Wall Street Journal sort of picks President Obama: "Mr. Romney was clearly keeping his eye on his main challenge of the evening, which was looking Presidential on issues that offer an incumbent a natural advantage. He passed that test with ease, making no major mistakes while offering impressive detail on everything from the radical government in Mali—make that "north Mali"—to Pakistan's nuclear arsenal. He wasn't rattled, and if anything looked cooler than a sometimes peevish Mr. Obama. The President scored more debating points, but he looked smaller doing it."
New York Times also calls it for Obama: "During the debate, on issue after issue, Mr. Romney sounded as if he had read the boldfaced headings in a briefing book — or a freshman global history textbook — and had not gone much further than that. Twice during the first half-hour, he mentioned that Al Qaeda-affiliated groups were active in northern Mali. Was that in the morning’s briefing book? ...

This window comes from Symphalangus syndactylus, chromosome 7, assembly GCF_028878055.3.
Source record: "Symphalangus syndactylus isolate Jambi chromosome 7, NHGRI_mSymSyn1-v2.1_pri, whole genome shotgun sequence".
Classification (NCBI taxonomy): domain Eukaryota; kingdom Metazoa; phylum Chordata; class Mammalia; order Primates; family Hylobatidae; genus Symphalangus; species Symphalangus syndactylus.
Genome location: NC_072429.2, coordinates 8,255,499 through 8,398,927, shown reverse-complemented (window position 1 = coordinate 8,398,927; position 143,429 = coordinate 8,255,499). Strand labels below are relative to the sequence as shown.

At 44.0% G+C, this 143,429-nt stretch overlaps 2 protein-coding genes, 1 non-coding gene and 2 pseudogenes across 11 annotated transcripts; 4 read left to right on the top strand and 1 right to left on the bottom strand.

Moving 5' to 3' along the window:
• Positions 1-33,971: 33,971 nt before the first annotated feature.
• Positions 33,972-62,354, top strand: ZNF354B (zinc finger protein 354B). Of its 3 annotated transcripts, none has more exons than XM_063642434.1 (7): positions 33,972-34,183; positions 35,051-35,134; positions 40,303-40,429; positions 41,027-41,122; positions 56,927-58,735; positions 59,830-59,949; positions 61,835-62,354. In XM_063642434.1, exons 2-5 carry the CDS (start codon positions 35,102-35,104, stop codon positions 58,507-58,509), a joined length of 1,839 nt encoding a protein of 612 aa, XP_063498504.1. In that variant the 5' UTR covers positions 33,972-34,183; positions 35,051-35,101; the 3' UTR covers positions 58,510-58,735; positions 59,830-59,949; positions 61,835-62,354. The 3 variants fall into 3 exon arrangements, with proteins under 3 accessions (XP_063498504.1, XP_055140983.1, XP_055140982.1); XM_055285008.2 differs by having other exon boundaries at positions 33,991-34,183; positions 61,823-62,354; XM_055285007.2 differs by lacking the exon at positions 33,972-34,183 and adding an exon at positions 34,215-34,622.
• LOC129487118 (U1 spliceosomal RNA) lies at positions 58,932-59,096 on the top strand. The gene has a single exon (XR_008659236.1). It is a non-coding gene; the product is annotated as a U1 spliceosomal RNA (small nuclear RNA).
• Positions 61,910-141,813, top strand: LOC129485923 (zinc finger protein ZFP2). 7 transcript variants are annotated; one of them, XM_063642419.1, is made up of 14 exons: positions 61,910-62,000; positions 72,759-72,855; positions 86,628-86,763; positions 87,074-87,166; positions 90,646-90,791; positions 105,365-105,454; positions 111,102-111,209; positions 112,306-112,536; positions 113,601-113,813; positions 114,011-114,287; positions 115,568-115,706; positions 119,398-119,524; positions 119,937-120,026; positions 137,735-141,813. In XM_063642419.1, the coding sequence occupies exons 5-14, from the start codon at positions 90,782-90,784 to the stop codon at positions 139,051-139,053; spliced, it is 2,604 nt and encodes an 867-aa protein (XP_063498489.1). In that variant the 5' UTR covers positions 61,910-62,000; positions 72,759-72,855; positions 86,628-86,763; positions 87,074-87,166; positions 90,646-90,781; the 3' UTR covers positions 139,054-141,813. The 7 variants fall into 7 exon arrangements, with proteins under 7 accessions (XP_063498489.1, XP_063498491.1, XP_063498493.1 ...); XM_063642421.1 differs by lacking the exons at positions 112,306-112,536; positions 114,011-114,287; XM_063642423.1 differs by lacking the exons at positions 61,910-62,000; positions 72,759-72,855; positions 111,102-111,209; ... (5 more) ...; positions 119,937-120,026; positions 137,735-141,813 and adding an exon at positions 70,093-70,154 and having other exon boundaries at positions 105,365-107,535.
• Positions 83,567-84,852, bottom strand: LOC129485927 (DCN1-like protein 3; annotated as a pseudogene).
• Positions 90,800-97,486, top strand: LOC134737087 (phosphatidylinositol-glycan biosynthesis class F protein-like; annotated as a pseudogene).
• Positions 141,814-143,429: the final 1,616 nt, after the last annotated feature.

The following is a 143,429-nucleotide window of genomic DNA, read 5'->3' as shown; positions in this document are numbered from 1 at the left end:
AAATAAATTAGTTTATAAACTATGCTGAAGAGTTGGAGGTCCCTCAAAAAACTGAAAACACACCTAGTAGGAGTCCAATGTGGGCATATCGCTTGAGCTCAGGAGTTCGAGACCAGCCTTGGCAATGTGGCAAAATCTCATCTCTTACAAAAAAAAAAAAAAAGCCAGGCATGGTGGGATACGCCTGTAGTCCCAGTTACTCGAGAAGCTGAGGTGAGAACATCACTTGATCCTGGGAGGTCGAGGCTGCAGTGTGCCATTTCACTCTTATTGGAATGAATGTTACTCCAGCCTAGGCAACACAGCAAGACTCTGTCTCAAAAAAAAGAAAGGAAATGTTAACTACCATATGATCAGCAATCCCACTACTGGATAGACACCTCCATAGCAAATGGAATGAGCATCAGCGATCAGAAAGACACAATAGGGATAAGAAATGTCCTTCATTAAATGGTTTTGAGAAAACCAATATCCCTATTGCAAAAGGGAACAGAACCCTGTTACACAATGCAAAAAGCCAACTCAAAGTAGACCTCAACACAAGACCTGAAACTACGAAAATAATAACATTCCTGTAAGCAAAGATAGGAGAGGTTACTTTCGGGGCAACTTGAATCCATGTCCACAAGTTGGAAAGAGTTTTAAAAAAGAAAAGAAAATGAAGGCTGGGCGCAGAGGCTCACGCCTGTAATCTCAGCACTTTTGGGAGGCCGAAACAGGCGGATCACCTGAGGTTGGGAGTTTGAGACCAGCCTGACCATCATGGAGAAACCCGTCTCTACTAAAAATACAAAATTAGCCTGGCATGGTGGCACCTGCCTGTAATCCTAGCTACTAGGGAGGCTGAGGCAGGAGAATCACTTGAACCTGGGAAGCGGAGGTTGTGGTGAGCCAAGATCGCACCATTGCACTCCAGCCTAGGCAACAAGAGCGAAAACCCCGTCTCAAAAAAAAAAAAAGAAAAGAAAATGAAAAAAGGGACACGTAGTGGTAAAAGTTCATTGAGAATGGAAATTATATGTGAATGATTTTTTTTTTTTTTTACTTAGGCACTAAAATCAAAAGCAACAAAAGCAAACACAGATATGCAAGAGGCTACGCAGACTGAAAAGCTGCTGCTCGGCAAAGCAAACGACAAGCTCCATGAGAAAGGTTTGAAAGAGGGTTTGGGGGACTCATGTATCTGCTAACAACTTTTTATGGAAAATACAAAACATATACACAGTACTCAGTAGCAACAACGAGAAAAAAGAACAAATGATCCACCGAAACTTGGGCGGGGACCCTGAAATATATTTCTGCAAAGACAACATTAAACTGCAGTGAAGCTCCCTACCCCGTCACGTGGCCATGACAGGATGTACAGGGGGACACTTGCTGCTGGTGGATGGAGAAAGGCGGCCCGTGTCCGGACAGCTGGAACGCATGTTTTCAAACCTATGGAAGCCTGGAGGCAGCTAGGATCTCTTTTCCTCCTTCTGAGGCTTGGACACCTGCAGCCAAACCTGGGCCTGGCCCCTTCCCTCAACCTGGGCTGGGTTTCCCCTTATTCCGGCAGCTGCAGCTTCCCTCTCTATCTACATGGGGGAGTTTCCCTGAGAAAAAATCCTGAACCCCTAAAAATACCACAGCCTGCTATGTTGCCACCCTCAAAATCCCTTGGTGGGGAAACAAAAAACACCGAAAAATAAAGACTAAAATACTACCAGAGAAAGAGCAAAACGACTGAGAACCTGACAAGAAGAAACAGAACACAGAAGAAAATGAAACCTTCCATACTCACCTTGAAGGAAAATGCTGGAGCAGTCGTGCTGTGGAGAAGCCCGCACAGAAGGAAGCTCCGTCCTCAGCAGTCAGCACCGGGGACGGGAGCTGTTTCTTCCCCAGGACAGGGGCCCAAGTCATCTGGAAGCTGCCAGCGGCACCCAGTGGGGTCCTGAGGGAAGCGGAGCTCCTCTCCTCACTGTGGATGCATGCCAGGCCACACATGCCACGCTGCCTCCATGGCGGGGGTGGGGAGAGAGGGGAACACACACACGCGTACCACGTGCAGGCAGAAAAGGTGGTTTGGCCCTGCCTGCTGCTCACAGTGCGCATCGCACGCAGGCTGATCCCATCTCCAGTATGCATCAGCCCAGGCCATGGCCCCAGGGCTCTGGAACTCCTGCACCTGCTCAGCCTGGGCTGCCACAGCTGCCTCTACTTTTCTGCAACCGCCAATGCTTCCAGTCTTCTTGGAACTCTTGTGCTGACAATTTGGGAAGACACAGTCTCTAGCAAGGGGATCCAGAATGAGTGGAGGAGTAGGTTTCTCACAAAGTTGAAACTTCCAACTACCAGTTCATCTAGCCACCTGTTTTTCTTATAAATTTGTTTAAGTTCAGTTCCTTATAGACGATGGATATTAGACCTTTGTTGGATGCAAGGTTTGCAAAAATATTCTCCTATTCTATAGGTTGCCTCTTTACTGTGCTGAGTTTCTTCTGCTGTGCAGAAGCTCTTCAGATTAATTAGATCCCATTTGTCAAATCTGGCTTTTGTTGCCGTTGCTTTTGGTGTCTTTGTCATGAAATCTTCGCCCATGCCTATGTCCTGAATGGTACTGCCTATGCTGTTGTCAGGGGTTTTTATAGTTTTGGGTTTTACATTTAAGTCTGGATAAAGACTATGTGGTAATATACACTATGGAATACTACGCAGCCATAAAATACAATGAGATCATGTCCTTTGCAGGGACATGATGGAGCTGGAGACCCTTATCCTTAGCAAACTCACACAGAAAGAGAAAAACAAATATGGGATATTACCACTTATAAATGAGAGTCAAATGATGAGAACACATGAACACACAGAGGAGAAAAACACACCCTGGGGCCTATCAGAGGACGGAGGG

"Mr. Romney’s problem is that he does not actually have any real ideas on foreign policy beyond what President Obama has already done, or plans to do."
Washington Post picks the economy: "At times, and despite the best efforts of moderator Bob Schieffer to keep the discussion on foreign policy, the candidates veered into domestic policy, from the merits of smaller class sizes in schools to the auto bailout to the familiar but still unanswered question of how Mr. Romney would pay for his planned reduction in tax rates. The domestic discussion broke little ground, but the emergence during the foreign policy debate of what Mr. Obama called the importance of “taking care of business here at home” underscored the degree to which the economy remains the dominant issue of the election."
USA Today, one last time, calls it a tie: "Each candidate achieved something Monday night. Romney demonstrated knowledge of the issues, which sometimes eludes governors, and continued moving toward the center. Obama probably did better, fending off challenges to his core policies and exposing Romney's policy flip-flops.
"But with the last debate in the books, voters are still left with a lot of guesswork on matters that could change their lives."